When did cable TV become such a popular-cultural force in our lives?
From reading the posts on Facebook and Twitter during this holiday weekend, for instance, I began to get the feeling that a lot of people cared more about HBO’s Liberace biopic, Behind the Candelabra, than they ever did about the entertainer himself.
It’s hardly front-page news to observe that cable TV has a special vitality in our popular culture. Few would argue that the content now available on cable — and on Netflix — surpasses the mass of sequels, formulaic action movies and profoundly unfunny bad-dating pap that seems to pass for major motion pictures 10 months out of the year.
Are people simply natural voyeurs and they want to watch “the good stuff,” the debauchery, the excess? It’s hard to imagine many folks actually caring about Liberace as a musician or even as a gifted crowd-pleaser. Maybe he was. Maybe he wasn’t.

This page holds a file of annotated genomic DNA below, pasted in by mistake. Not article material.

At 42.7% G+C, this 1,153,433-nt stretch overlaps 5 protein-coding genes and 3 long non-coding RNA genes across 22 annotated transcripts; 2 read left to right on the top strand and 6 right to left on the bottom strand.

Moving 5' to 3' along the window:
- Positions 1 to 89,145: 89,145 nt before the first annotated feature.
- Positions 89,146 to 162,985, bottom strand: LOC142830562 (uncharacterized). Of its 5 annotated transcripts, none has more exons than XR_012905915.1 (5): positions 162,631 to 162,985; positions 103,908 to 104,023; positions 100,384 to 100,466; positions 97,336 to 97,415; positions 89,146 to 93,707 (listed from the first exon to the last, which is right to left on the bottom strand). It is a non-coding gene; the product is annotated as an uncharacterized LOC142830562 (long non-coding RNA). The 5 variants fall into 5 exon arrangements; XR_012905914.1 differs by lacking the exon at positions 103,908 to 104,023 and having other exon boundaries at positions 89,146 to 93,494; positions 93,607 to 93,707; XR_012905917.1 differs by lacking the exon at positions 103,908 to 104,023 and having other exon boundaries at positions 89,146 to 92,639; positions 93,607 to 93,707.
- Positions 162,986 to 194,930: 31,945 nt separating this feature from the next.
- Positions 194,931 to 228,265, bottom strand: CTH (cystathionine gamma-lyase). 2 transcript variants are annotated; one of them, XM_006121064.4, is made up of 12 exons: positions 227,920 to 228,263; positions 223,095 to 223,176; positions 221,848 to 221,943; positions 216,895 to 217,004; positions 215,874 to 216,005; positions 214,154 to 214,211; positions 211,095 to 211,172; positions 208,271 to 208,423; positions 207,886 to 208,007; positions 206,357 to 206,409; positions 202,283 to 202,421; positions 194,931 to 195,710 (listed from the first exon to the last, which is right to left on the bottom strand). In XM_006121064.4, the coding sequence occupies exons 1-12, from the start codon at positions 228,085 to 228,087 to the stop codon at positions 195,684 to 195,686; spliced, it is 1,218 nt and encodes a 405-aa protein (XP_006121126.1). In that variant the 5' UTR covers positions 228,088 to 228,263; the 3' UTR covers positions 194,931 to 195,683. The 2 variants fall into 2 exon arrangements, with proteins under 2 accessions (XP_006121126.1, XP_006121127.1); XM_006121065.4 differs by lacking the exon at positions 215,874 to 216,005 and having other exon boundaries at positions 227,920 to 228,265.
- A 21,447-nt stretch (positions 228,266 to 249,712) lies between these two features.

Substance didn’t play much of a part in the movie. It was all the illusion, the spectacle, that viewers tuned in to see. HBO, of course, is quite skillful by now at building interest in such a movie.
Getting Michael Douglas to play the entertainer himself was quite a coup. Matt Damon’s participation was another case of inspired Hollywood casting. That kind of star power in itself practically guaranteed keen media interest, if not strong TV ratings.
Can you imagine what would have happened if this had been an old-fashioned big-screen endeavor — and it had been eligible to win prizes last week at Cannes? It would have likely been the talk of the festival, the industry and the continent.
But HBO got the big prize by showcasing it on — whee else? — cable TV?
Was Sex and the City and The Sopranos the turning point? Or Angels in America? Or Mad Men? Breaking Bad? Homeland? Weeds?
These were all very well made shows on cable. Did any or all of them come to represent a cultural touchstone, after which cable TV would mean more than simple entertainment?
It’s anybody’s guess. But it is undeniable that a hot cable show — Girls, anyone — can speak for an entire generation or, it seems, a gender. Cable is moving the needle in society.